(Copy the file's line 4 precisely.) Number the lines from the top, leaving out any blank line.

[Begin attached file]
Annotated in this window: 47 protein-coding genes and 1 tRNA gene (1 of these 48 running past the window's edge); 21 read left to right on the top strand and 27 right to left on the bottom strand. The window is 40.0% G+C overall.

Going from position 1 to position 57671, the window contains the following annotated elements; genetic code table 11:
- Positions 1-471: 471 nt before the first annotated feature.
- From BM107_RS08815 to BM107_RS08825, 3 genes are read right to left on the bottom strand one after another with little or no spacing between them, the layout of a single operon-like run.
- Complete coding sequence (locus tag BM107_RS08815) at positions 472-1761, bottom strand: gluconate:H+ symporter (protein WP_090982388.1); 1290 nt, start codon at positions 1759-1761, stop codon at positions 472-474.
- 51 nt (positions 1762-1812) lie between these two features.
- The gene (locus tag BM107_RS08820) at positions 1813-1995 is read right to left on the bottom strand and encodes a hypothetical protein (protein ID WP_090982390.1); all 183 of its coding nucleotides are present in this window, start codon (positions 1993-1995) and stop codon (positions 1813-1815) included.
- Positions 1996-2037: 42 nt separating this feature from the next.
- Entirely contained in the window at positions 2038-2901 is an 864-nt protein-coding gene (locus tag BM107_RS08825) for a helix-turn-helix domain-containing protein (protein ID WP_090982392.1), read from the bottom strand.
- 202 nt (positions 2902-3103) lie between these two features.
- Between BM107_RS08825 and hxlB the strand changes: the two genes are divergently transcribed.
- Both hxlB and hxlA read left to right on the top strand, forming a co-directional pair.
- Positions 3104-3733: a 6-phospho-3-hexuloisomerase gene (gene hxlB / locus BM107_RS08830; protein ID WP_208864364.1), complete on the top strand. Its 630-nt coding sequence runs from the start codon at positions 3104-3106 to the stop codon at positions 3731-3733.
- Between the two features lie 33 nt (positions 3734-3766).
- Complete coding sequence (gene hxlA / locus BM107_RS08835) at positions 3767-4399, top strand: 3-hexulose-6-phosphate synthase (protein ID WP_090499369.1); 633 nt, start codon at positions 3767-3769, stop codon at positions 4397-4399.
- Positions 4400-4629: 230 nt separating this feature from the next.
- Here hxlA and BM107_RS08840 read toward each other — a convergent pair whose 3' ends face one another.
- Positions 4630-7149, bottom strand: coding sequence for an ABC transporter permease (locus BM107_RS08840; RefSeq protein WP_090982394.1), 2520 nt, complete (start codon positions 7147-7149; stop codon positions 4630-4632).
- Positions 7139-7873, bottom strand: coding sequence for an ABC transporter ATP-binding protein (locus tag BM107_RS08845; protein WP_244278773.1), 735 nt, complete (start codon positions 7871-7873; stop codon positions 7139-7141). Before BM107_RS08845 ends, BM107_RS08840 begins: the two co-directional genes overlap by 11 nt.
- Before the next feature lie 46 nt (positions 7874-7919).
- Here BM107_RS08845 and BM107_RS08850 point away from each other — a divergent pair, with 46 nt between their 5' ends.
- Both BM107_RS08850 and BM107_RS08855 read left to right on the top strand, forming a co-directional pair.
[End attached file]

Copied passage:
- From BM107_RS08815 to BM107_RS08825, 3 genes are read right to left on the bottom strand one after another with little or no spacing between them, the layout of a single operon-like run.